Earlier, news agency Reuters obtained a statement from Getlink, which owns the Channel Tunnel and operates Eurotunnel Le Shuttle services, which said: “Today’s call for strike action by representatives of Eurotunnel’s French site staff unions has resulted in the complete interruption of service and the closure of our terminals in France and the UK.”

The company reportedly added that trade unions had rejected an offer of a bonus worth 1,000 euros (£867) per employee, demanding a payment worth three times as much.

Strong winds were also disrupting the Christmas getaway on Britain’s domestic railway.

Trains from London Euston were affected by damage to overhead electric wires, and services continue to be disrupted even after engineers reopened the railway.

Ross Haynes, 31, said he was travelling to visit family members in Manchester when his train was cancelled at Euston station.

The communications professional based in west London said: “Obviously, I’m very disappointed. I was looking forward to getting up to Manchester and seeing my family.

“I was on the train, headphones in, podcast on and ready to go. Suddenly, everything was cancelled and we were turfed off.

“It’s very frustrating and has led to absolute chaos.”

TransPennine Express urged passengers to avoid travelling to or from Edinburgh all day on Thursday.

The RAC estimated 13.5 million leisure journeys by car would take place across the UK between Friday and Sunday, up 20% on the three days before Christmas Day last year.

Strong winds were also disrupting the Christmas getaway on Britain’s domestic railway Credit: James Manning/PA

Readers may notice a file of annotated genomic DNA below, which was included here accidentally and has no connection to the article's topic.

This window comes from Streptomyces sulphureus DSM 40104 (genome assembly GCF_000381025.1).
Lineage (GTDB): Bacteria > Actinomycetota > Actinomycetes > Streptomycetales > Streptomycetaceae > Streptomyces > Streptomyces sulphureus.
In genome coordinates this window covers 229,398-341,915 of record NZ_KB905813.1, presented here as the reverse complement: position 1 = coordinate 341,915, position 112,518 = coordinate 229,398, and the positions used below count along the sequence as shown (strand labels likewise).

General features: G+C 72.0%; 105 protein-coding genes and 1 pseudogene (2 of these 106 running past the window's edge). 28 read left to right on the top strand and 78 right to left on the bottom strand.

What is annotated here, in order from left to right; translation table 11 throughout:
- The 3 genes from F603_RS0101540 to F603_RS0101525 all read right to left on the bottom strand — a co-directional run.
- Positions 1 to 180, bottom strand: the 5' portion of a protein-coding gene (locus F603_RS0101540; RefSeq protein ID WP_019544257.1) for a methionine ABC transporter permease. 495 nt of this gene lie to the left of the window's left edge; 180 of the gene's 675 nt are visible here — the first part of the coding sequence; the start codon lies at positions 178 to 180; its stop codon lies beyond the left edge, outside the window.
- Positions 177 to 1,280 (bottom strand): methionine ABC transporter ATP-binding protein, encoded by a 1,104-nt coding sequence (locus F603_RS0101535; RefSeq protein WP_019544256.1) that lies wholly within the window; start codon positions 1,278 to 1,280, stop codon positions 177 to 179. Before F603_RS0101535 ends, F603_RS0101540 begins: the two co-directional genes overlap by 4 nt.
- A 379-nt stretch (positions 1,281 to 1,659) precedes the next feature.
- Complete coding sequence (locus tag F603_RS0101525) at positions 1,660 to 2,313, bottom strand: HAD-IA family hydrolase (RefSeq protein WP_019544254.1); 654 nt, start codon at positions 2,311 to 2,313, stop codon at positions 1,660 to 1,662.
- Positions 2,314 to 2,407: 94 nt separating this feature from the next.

Road congestion was likely to peak today (22 December) – the last working day before Christmas Day – as drivers embarking on leisure trips competed for road space with commuters and business traffic.

Motorists were being advised to travel before 11am or after 6pm if possible to reduce the chance of being stuck in long queues.

Likely traffic hotspots on the M25 identified by transport analysis company Inrix include clockwise between junction 7 (for the M23/Gatwick Airport) and junction 16 (for the M40/Birmingham), and anti-clockwise between junction 17 (Rickmansworth) and junction 12 (for the M3).

Other motorway stretches expected to see long queues included the M1 north from Woburn, Bedfordshire, to Daventry, Northamptonshire, and the M6 south from Wigan, Greater Manchester, to Stafford, Staffordshire.

Likely traffic hotspots on the M25 have been identified by a transport analysis company Credit: PA

National Highways said it had removed more than 1,000 miles of roadworks on England’s motorways and major A-roads, meaning 98% of its network would be free of cones over the festive period.

Network Rail is preparing to launch its festive engineering works, which will cause disruption to journeys.

London Paddington will be closed between Sunday and December 27, meaning no mainline trains will serve Heathrow Airport during that period.

London King’s Cross will also be closed on Christmas Eve.

Outside of the capital, an engineering project near Southampton will cause some disruption to services, as will work to build the new Cambridge South station.

No trains will operate on Christmas Day, while a very limited service will run on Boxing Day.

Meanwhile, millions of people are heading to airports to catch flights to spend Christmas overseas.